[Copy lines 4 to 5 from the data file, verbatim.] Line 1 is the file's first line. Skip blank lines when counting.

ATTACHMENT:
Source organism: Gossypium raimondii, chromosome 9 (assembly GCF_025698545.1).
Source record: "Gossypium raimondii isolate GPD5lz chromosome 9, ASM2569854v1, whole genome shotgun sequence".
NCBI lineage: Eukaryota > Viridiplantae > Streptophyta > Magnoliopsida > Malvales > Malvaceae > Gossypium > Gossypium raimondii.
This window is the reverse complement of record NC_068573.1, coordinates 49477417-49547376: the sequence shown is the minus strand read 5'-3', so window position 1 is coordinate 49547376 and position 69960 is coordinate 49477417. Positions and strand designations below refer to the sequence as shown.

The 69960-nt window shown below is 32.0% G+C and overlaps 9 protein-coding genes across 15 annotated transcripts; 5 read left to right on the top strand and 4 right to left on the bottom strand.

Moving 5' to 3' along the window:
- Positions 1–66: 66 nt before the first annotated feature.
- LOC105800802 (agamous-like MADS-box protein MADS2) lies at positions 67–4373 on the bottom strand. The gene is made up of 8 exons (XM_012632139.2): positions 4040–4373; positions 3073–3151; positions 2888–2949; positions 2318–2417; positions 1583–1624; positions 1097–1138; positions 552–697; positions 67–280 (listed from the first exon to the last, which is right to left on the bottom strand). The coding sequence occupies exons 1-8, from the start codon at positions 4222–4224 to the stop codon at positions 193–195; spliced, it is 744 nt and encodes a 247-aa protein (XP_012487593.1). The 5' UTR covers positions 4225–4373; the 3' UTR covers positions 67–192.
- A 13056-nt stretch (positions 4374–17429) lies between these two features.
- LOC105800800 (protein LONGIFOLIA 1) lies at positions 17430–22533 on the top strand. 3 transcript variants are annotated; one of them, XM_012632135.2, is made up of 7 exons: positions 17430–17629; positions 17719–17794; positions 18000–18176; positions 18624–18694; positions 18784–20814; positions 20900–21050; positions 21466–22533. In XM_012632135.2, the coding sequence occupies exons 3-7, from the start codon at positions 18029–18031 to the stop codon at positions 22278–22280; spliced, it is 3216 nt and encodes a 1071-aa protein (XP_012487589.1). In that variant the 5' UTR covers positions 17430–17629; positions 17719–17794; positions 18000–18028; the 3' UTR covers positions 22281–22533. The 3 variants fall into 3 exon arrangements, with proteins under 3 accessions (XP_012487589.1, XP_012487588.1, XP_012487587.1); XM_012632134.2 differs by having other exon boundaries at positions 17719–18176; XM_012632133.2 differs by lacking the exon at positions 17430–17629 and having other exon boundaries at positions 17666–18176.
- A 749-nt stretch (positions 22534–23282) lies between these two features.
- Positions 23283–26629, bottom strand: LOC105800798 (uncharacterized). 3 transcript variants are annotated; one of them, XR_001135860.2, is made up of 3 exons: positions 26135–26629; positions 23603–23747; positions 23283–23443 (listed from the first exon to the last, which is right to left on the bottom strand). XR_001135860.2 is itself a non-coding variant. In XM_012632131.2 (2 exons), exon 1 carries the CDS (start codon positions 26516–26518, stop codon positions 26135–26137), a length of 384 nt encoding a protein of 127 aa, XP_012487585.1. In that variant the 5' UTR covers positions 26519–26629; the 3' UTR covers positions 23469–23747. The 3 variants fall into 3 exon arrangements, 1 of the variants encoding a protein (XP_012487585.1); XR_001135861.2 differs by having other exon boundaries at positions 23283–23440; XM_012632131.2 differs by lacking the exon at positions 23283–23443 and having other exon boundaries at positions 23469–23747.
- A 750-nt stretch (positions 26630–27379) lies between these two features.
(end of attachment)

This window is the reverse complement of record NC_068573.1, coordinates 49477417-49547376: the sequence shown is the minus strand read 5'-3', so window position 1 is coordinate 49547376 and position 69960 is coordinate 49477417. Positions and strand designations below refer to the sequence as shown.

The 69960-nt window shown below is 32.0% G+C and overlaps 9 protein-coding genes across 15 annotated transcripts; 5 read left to right on the top strand and 4 right to left on the bottom strand.